A transient ischemic attack is called a mini-stroke. But what is a transient ischemic attack exactly — an actual stroke? The answer can be life-saving.
Doctors and scientists can refer to a transient ischemic attack (TIA) in different ways. Most often, a transient ischemic attack is called a mini-stroke or, occasionally, a warning stroke. Sometimes, a TIA is discussed as a prodrome for a stroke — meaning it is an episode of neurologic dysfunction that warns a full-blown stroke is likely on the horizon.
So, what is a transient ischemic attack, exactly? Is it truly a stroke or something that is stroke-like?
The answer to those questions involves understanding the causes of a TIA, how a transient ischemic attack is related to “full-blown” strokes, and how it differs.
How full-blown strokes and TIAs are alike and different
Any kind of stroke is caused by a problem that blocks or disrupts the flow of oxygen-rich blood to the brain. Whether a TIA or full-blown stroke, the most common cause is a blood clot resulting in ischemia (a blockage of blood flow), the National Institute of Neurological Disorders and Stroke (NINDS) explains.
Atherosclerosis, the build-up of fatty plaque deposits in arteries, can play a role, too. Arteries narrowed by plaque make it more likely a blood clot will become stuck, disrupting blood supply to the brain; by slowing blood through arteries, plaque can also contribute to clot development.
Symptoms of a transient ischemic attack are usually similar or identical to many symptoms of a “regular” stroke — including numbness or weakness in the face, leg, or arm on one side of the body, dizziness, difficulty walking, difficulty speaking or understanding others talking, vision problems in one or both eyes, and loss of balance and coordination, the NINDS states.
However, although a stroke and transient ischemic attack may start off the same way physiologically, there’s a big difference.
If you have a transient ischemic attack, you experience symptoms for a short time, until your body resolves the blockage on its own. For example, the clot can move “downstream,” or it may dissolve on it its own, thanks to natural clot dissolvers in the blood (anticoagulants), the American Stroke Association points out. Then blood begins to flow to the brain, preventing the lasting brain damage seen in full-blown strokes.
TIAs are serious business
As the name of the condition indicates, a TIA is transient. It doesn’t last long — often just five minutes to an hour, although it may sometimes last longer. But because they are typically brief, that doesn’t mean a TIA is harmless and you can ignore it.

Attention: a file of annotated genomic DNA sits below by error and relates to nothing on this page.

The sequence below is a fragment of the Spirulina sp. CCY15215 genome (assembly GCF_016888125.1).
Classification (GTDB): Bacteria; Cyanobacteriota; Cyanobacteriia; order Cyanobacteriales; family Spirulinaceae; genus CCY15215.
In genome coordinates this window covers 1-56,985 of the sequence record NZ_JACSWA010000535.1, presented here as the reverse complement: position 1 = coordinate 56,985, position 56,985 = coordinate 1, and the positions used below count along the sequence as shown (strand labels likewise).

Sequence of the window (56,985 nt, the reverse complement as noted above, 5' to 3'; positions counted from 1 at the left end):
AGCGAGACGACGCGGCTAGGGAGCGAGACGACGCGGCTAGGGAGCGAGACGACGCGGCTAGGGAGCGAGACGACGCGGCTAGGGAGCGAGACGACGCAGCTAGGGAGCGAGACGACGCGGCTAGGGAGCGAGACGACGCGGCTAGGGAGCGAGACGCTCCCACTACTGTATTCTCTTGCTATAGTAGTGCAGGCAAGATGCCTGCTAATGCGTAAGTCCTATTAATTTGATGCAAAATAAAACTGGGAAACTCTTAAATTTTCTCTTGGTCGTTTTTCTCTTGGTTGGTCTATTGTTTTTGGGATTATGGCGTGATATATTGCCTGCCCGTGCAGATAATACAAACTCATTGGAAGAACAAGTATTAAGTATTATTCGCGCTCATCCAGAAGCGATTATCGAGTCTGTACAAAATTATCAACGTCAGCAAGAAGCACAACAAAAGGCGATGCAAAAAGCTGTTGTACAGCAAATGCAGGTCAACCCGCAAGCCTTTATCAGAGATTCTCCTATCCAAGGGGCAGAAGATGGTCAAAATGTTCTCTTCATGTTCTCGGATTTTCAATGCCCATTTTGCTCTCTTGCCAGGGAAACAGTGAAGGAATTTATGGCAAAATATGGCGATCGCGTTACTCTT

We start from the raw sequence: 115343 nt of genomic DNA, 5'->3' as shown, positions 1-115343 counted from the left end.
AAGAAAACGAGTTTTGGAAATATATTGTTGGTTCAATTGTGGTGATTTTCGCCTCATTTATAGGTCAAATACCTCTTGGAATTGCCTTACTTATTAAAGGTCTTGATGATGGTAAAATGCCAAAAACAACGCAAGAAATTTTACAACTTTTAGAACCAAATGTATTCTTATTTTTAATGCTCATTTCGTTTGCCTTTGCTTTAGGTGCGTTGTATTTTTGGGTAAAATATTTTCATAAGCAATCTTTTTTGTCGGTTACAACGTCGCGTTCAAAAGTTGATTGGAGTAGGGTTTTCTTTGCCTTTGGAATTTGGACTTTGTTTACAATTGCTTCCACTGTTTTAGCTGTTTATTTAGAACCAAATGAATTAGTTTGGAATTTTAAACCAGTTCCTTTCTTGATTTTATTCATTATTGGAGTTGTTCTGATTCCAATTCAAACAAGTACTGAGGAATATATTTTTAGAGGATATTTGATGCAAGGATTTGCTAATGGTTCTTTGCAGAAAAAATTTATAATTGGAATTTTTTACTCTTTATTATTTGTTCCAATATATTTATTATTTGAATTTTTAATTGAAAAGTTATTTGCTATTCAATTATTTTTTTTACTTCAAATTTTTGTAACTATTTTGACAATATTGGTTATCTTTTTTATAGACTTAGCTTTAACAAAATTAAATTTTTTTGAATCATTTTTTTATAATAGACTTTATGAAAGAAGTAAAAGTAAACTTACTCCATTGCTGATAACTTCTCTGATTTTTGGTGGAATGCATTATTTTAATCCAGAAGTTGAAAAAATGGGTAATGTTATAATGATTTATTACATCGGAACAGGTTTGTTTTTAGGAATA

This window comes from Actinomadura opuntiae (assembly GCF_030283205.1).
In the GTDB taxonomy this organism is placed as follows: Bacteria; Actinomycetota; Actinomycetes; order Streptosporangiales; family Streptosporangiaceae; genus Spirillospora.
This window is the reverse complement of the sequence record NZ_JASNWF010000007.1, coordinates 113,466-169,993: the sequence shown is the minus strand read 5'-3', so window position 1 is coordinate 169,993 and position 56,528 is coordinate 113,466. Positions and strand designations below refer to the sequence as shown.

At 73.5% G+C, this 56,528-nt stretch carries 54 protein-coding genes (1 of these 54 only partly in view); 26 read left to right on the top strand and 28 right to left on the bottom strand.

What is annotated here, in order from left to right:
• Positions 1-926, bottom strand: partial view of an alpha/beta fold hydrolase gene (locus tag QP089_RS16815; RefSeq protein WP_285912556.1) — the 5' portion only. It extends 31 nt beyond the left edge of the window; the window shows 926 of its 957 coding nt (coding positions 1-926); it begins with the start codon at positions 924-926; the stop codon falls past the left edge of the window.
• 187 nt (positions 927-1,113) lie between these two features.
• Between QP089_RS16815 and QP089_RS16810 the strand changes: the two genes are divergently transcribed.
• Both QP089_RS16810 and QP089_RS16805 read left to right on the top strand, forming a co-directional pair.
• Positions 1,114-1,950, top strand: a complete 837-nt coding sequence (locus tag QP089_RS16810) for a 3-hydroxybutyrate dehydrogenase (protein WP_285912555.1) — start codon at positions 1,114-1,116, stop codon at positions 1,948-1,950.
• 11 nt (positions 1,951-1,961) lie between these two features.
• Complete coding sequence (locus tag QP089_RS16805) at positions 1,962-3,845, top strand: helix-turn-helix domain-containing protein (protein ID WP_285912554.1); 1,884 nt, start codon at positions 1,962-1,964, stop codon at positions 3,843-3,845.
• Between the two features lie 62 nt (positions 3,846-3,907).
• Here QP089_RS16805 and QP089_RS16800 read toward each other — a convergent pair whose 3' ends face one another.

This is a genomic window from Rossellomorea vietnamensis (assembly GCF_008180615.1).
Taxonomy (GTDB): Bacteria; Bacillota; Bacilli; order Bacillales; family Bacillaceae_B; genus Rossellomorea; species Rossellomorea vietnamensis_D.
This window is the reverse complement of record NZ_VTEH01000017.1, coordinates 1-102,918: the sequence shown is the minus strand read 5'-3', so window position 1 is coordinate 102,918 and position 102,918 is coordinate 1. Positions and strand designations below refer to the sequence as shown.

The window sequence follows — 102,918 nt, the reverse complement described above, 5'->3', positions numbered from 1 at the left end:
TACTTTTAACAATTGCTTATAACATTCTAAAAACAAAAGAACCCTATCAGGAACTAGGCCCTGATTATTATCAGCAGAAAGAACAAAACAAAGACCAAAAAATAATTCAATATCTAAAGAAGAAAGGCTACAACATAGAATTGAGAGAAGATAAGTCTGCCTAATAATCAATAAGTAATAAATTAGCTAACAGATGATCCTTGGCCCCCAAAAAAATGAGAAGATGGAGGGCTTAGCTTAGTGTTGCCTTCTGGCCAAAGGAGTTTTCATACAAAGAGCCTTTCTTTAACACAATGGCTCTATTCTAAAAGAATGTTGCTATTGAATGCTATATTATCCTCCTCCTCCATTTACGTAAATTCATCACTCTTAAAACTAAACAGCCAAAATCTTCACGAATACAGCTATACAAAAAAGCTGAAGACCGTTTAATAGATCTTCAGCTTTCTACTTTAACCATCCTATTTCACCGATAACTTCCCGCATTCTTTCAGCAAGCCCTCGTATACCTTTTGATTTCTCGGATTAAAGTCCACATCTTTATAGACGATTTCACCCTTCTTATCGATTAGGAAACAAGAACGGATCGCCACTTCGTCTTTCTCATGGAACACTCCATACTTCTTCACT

Consider this: What is a transient ischemic attack warning you about your health? The answer is simple but potentially life-changing. Without medical intervention, a full-blown stroke could be in your immediate future and cause permanent disability and even death,
Approximately 15 percent of all strokes are heralded by a TIA, which often occurs days to weeks before a major stroke. In fact, up to 40 percent of people who suffer severe strokes have transient ischemic attacks before a major stroke, according to the American Stroke Association
Get immediate medical help for a TIA
If you experience any possible symptoms of a transient ischemic attack, get medical help immediately by calling 911 or have someone drive you to a nearby ER — even if symptoms quickly disappear.
To find the cause of a TIA, medical personnel will perform a variety of blood and imagining tests. The carotid artery, which leads from your heart to your brain, may be checked for signs of blockages or stiffening, the American Stroke Association explains.
A doctor will also take a medical history, looking for risks of cardiovascular disease (which elevate stroke risk) and determine medication to prevent blood clots. A procedure to remove atherosclerotic plaques from the carotid artery is needed in some cases to prevent future strokes.
Believe it or not, being diagnosed with a transient ischemic attack can actually be good news.
That’s because a TIA can serve as an important wake-up call that you need lifestyle changes, such as losing weight if needed and getting high blood pressure under control, and possible anticoagulant therapy to prevent a serious and potentially life-threatening stroke in your future.
March 16, 2020
Janet O’Dell, RN